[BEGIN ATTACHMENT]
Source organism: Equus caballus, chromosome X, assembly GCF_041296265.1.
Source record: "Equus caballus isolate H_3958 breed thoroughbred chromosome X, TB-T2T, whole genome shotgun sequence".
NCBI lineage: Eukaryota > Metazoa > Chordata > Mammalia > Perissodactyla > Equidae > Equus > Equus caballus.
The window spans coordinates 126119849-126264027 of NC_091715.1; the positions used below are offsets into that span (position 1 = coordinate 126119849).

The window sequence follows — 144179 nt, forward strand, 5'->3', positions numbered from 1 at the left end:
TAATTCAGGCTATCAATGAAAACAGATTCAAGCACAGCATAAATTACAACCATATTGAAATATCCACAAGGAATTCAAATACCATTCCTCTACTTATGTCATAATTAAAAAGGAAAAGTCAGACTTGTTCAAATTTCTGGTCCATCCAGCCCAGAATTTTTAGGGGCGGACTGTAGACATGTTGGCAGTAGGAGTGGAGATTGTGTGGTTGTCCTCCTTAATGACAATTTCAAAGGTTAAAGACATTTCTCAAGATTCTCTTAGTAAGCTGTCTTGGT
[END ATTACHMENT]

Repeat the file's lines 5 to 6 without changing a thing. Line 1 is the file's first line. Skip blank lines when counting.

The window sequence follows — 144179 nt, forward strand, 5'->3', positions numbered from 1 at the left end:
TAATTCAGGCTATCAATGAAAACAGATTCAAGCACAGCATAAATTACAACCATATTGAAATATCCACAAGGAATTCAAATACCATTCCTCTACTTATGTCATAATTAAAAAGGAAAAGTCAGACTTGTTCAAATTTCTGGTCCATCCAGCCCAGAATTTTTAGGGGCGGACTGTAGACATGTTGGCAGTAGGAGTGGAGATTGTGTGGTTGTCCTCCTTAATGACAATTTCAAAGGTTAAAGACATTTCTCAAGATTCTCTTAGTAAGCTGTCTTGGT